Should you use standard mobile devices for mobile logistics?

Some companies are outfitting their vehicles with consumer-grade devices to keep in touch with drivers while they're on the road. Here's a look at that strategy's benefits and risks.

The rapid evolution of affordable connected devices in manufacturing, referred to as the Industrial Internet of Things, along with location-aware technologies such as GPS, mobile devices and increasingly sophisticated management and analytical software all contribute to a dramatic increase in visibility throughout the supply chain. Mobile logistics is a key component of this change.

Some transportation providers are moving to mobile logistics by equipping vehicles with devices mounted in vehicle cabs to enable close communications with drivers on the road. However, many rely on consumer-grade devices -- smartphones and tablets -- to put logistics information into the hands of drivers and field personnel. Yet the use of standard mobile devices for mobile logistics brings both benefits and challenges.

The availability of nearly universal and ever-improving cellular communications networks makes the connection part of the process fast, reliable and inexpensive. Likewise, the fact that there are only two technology environments -- iOS and Android -- with enough market share to be considered viable simplifies the programming and IT compatibility concerns and opens up the opportunities for finding readily available applications to handle the functions you want and need. Truth be told, many new mobile applications are Web-based, so any device with a browser might suffice.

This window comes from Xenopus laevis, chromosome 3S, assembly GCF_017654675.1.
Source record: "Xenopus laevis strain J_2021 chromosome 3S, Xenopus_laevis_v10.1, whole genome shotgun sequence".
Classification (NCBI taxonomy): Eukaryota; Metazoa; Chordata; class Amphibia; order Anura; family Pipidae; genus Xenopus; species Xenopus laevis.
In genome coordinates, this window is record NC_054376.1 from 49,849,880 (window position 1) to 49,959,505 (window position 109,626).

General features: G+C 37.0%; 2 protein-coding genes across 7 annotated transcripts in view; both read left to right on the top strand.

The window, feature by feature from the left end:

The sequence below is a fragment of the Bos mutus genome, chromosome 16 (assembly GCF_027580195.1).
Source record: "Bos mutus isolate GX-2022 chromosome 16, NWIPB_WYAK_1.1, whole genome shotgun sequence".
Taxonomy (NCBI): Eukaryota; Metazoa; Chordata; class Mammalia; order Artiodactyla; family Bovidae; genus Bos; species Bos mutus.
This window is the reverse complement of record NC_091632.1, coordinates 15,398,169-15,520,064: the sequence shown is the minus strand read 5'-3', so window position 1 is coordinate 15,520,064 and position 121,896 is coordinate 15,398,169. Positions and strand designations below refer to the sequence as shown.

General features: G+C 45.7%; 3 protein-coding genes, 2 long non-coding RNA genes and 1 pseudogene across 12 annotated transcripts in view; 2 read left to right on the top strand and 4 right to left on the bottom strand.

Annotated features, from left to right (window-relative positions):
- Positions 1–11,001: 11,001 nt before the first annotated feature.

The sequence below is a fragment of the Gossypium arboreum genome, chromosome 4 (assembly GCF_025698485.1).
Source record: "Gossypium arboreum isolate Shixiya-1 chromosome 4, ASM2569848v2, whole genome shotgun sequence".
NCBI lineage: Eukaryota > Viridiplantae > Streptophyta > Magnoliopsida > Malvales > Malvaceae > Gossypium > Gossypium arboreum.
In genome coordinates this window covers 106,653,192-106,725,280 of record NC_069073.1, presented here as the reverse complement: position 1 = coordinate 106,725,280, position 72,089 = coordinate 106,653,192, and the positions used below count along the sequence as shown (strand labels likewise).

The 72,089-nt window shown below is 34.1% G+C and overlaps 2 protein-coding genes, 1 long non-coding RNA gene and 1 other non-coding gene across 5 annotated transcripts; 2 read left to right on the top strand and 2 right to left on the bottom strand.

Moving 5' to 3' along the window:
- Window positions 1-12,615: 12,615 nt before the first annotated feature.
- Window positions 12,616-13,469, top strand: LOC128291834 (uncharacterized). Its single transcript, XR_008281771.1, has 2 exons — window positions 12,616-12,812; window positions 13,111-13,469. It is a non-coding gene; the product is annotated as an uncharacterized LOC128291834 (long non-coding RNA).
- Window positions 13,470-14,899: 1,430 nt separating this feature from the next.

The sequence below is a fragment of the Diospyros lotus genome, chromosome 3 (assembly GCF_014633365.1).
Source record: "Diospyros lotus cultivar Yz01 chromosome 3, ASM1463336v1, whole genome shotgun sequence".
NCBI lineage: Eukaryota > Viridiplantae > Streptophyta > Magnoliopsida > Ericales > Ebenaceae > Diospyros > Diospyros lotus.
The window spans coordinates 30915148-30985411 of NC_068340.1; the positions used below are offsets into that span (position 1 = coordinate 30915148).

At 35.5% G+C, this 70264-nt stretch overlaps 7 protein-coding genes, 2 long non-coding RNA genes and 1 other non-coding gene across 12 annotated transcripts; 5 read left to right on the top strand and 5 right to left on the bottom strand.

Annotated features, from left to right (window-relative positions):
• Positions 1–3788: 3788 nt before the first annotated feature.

The biggest concern with mobile access to company information is security. Whereas industrial applications and devices can be safeguarded with more stringent controls, using consumer-grade devices presents risks because consumer-oriented security is more dependent on human discipline, and companies are more reliant on employees to create strong passwords and change them regularly. They must also rely on employees to use appropriate antivirus and network security programs and safeguard the device itself.

While the commonality of phone and tablet operating systems is among the advantages of using off-the-shelf consumer devices, there is a liability in the lack of local control of the device environment. Both iOS and Android developers, as well as the cellular network and device providers, regularly maintain their software and are wont to distribute and install updates automatically and without notice. This could be a concern if the update makes your apps or programs malfunction. You don't have an opportunity to test your programs on the new operating system update before it is distributed to the users.

Although it can be less of a problem today than in the recent past, the small screen size of a smartphone and even the so-called phablets (larger phones that approach the size of small tablets) limits the amount of information that can be displayed legibly on the device. Applications and mobile-friendly Web formats must be simplified or data limited to be truly useful in these formats.

I probably don't even need to mention driver distraction as a disadvantage of mobile device usage for mobile logistics. Arguably, truck-mounted specialty devices can be just as distracting. Nevertheless, when adding yet another device or task to share the attention of an already fully occupied worker, something is bound to suffer.

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